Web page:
SEATTLE — The discovery of huge amounts of water ice and possible organic compounds on the heat-blasted planet Mercury suggests that the raw materials necessary for life as we know it may be common throughout the solar system, researchers say.
Mercury likely harbors between 100 billion and 1 trillion metric tons of water ice in permanently shadowed areas near its poles, scientists analyzing data from NASA’s Messenger spacecraft announced Nov. 29.
Life on sun-scorched Mercury remains an extreme long shot, the researchers stressed, but the new results should still put a spring in the step of astrobiologists around the world.
“The more we examine the solar system, the more we realize it’s a soggy place,” Jim Green, the director of NASA’s Planetary Science Division, said during a press conference.
“And that’s really quite exciting, because that means the amount of water that we have here on Earth — that was not only inherent when it was originally formed but probably brought here — that water and other volatiles were brought to many other places in the solar system,” Green added. “So it really bodes well for us to continue on the exploration, following the water and its signs throughout the solar system.”
The observations by Messenger, which has been orbiting Mercury since March 2011, provide compelling evidence that reflective patches first spotted near the planet’s poles by the Arecibo Observatory’s radio telescope in Puerto Rico two decades ago are indeed water ice, researchers said.
In the coldest parts of Mercury — permanently shadowed regions where temperatures drop to perhaps minus 223 degrees Celsius — this ice can lie bare and exposed. But Messenger’s data also show that much more frozen water is found in slightly warmer areas, buried beneath a strange dark material that acts as an insulator.
This dark stuff is likely a mixture of complex organic compounds, the carbon-containing building blocks of life as we know it, researchers said during the news conference.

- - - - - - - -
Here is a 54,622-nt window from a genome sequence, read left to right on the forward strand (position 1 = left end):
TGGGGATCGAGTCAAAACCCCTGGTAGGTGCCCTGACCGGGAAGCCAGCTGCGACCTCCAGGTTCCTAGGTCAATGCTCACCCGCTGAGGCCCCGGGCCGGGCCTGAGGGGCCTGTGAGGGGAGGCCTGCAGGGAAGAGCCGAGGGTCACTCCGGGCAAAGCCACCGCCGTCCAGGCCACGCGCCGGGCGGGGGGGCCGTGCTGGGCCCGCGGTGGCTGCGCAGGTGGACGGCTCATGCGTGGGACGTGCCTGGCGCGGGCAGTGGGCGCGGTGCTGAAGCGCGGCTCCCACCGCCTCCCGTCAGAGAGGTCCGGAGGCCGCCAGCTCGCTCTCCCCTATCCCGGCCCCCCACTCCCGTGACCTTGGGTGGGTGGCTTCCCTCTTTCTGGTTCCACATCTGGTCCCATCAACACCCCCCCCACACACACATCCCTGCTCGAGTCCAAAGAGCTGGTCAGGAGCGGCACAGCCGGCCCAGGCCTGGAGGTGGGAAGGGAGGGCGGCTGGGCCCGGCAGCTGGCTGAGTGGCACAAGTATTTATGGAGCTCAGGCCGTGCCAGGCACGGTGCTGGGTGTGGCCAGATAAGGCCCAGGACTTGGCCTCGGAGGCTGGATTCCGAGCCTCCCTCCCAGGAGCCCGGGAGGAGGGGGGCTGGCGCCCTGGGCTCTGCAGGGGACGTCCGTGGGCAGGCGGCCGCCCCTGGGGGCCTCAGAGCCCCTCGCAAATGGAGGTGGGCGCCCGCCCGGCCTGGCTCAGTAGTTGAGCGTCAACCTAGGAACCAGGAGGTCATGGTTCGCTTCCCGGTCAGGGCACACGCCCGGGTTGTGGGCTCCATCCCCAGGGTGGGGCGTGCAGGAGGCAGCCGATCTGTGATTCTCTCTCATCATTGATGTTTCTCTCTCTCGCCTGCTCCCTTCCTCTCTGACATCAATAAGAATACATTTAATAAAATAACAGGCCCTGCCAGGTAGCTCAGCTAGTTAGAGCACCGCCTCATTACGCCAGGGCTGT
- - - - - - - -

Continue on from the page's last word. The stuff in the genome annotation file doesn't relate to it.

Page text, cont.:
“This organic material may be the same type of organic material that ultimately gave rise to life on Earth,” said Messenger participating scientist David Paige of the University of California, Los Angeles.
Mercury probably acquired much of its water and organic material the same way Earth did, researchers said — via comet impacts and asteroid strikes. Ice and organics are common on the frigid bodies in the solar system’s outer reaches.
“There’s a lot of water out there, as there is a lot of water around other stars, but at substantial distance,” said Messenger principal investigator Sean Solomon, of Columbia University’s Lamont-Doherty Earth Observatory.
With its ultrathin atmosphere and proximity to the sun, Mercury is probably not a good bet to host life. But finding ice and organics there should still inform the hunt for organisms beyond Earth and aid scientists’ quest to learn more about how life took root on our planet.
“The history of life begins with the delivery to some home object of water and of the building blocks, the organic building blocks, that must undergo some kind of chemistry, which we still don’t understand on our own planet,” Solomon said.
“And so Mercury is becoming an object of astrobiological interest, where it wasn’t much of one before,” Solomon added. “That’s not say to say that we expect to find any life forms — I don’t think anybody on this table does — but in terms of the book of life, there are some early chapters, and Mercury may indeed inform us about what’s in those chapters.”
Built and operated by the Johns Hopkins University’s Applied Physics Laboratory in Laurel, Md., the Messenger spacecraft was launched in April 2004 aboard a Delta 2 rocket from Cape Canaveral Air Force Station, Fla.
Messenger’s one-year primary mission ended earlier this year. Its extended mission is scheduled to last until March 2013.